I've been to Kuching and yes, everyone there seems to get a long better. Malays or Muslims are not the majority, but the Malays there seem to get a long with others. The native tribal people of Borneo were really friendly too. So you're saying Muslim Malays don't even socialize much with the other groups? I didn't think it was that bad.

Yeah I think it's a good thing that Singapore was 'kicked out' of Malaysia, despite it's drawbacks. At least everyone in Singapore does seem to get along with each other.

As usual politicians drive further wedges between people for their own ends. You see it everywhere.
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Old 12-26-2012, 04:49 PM
kyh
 
Location: Malaysia & Singapore
383 posts, read 1,064,184 times
Reputation: 143
Quote:
Originally Posted by Trimac20 View Post
I've been to Kuching and yes, everyone there seems to get a long better. Malays or Muslims are not the majority, but the Malays there seem to get a long with others. The native tribal people of Borneo were really friendly too. So you're saying Muslim Malays don't even socialize much with the other groups? I didn't think it was that bad.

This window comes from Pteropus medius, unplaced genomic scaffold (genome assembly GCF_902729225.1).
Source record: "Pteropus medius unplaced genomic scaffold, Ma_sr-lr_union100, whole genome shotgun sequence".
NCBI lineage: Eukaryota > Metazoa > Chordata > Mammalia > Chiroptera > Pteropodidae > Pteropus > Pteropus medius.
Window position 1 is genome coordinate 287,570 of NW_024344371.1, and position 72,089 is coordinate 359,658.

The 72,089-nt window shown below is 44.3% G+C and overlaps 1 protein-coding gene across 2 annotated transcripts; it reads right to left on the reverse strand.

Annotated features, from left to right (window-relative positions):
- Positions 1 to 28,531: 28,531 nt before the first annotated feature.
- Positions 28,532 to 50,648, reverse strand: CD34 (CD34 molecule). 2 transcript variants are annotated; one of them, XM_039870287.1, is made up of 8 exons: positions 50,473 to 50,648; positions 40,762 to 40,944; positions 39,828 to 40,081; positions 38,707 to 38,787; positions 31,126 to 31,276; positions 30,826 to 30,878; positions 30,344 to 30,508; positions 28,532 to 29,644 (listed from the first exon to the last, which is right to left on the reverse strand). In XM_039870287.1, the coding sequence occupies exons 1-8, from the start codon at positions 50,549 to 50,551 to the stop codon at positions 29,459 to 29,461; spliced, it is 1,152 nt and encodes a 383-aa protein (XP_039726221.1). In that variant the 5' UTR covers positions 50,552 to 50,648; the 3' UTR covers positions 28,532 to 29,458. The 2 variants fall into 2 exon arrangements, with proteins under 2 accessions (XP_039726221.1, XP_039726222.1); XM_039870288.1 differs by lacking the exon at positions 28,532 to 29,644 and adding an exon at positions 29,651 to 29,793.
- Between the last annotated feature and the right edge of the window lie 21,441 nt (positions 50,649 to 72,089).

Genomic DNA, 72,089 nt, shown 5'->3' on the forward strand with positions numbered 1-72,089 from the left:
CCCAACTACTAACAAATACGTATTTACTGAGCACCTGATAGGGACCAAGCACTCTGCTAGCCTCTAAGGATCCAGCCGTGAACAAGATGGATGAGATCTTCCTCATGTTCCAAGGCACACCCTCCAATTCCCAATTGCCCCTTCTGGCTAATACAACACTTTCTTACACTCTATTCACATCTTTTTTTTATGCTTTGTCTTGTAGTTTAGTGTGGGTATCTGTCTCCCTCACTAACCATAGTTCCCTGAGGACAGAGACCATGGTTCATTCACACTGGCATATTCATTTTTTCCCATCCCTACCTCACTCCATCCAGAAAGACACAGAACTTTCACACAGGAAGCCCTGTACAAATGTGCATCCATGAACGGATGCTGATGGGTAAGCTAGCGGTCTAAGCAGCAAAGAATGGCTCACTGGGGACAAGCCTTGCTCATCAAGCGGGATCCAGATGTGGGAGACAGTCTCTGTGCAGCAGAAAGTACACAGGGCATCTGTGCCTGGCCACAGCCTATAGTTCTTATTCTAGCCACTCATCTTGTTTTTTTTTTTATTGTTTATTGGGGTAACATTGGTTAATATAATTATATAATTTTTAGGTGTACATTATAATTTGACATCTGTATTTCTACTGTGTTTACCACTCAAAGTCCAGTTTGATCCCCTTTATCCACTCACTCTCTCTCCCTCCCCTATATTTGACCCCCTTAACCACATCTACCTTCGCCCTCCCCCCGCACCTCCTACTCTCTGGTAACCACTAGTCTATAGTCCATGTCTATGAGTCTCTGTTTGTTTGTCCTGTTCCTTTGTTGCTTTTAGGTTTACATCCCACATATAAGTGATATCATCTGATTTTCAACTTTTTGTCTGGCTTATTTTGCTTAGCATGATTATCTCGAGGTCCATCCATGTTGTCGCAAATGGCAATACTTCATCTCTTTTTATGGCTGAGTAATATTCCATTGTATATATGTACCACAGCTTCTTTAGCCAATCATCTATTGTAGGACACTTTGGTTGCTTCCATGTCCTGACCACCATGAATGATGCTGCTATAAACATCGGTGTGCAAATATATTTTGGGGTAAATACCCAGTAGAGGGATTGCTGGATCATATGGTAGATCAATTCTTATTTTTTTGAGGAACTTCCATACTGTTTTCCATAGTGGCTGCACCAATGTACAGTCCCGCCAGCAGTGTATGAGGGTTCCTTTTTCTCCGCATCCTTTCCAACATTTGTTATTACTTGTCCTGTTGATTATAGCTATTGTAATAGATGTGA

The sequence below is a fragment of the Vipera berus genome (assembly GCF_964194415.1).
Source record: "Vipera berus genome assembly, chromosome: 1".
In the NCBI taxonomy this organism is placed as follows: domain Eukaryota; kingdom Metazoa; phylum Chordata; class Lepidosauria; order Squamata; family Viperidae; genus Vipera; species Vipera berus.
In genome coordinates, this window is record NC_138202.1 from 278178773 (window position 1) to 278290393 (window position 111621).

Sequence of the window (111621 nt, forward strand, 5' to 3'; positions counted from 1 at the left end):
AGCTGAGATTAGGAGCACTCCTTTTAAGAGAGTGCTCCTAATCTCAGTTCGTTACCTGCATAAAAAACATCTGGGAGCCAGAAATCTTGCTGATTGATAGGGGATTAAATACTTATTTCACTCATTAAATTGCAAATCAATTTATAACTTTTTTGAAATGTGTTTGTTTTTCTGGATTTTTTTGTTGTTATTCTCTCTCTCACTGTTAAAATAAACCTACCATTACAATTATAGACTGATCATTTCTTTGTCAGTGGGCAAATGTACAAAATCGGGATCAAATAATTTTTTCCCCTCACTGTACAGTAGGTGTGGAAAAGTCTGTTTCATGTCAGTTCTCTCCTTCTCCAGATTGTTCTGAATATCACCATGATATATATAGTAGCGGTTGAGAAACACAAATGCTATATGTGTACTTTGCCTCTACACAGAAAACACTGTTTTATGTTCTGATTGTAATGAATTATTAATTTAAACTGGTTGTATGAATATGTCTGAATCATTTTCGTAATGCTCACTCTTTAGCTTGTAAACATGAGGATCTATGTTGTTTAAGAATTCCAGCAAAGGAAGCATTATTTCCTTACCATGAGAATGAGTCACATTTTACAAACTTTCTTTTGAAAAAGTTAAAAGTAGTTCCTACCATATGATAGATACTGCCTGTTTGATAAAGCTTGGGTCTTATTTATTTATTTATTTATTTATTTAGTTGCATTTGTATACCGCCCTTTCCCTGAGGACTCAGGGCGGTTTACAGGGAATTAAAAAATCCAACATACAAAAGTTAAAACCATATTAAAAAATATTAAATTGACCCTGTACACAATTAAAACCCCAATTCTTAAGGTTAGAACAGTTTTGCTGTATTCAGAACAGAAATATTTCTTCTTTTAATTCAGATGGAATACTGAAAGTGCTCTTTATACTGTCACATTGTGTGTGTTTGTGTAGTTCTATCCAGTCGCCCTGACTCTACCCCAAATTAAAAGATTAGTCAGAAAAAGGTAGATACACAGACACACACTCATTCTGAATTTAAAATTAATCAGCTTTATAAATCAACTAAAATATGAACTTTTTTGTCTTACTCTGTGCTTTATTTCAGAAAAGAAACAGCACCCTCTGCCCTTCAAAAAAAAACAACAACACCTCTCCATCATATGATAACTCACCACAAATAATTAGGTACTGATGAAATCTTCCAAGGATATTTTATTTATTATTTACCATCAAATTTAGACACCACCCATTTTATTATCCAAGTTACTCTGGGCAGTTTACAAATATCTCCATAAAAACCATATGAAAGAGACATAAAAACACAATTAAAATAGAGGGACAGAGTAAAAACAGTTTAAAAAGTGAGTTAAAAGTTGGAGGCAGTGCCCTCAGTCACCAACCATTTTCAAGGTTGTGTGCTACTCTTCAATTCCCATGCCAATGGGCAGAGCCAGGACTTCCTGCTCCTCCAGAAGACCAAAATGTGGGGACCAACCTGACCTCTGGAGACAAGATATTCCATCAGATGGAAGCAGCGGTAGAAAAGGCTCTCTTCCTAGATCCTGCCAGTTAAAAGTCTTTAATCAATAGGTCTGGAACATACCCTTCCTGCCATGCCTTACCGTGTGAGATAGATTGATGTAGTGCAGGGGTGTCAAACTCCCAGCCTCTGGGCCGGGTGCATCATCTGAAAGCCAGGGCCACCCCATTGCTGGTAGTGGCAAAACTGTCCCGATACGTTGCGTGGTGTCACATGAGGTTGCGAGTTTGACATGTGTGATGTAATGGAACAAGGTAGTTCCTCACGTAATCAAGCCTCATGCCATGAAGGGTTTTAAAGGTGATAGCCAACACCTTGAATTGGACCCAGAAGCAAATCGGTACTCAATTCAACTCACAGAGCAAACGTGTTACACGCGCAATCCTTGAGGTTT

Yeah I think it's a good thing that Singapore was 'kicked out' of Malaysia, despite it's drawbacks. At least everyone in Singapore does seem to get along with each other.

As usual politicians drive further wedges between people for their own ends. You see it everywhere.
They do, but like the Chinese, that is more of a necessity (business, schooling etc) than of a voluntary conduct. And in the end they still stick back to their own community. Much of a West Malaysian phenomenon than of the East.
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Old 12-26-2012, 04:54 PM
 
Location: The western periphery of Terra Australis
24,683 posts, read 45,483,001 times
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Quote:
Originally Posted by kyh View Post
They do, but like the Chinese, that is more of a necessity (business, schooling etc) than of a voluntary conduct. And in the end they still stick back to their own community. Much of a West Malaysian phenomenon than of the East.
Yeah that's more what I meant, voluntary socialisation. Surely, I mean many school-friends of mixed ethnicities would hang out socially? I suppose inter-faith dating is pretty much out as well.

Are there many Malays who aren't that fluent in English? I've heard the level of English has actually dropped in Malaysia.
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Old 12-26-2012, 05:04 PM
kyh
 
Location: Malaysia & Singapore
383 posts, read 1,064,184 times
Reputation: 143
Quote: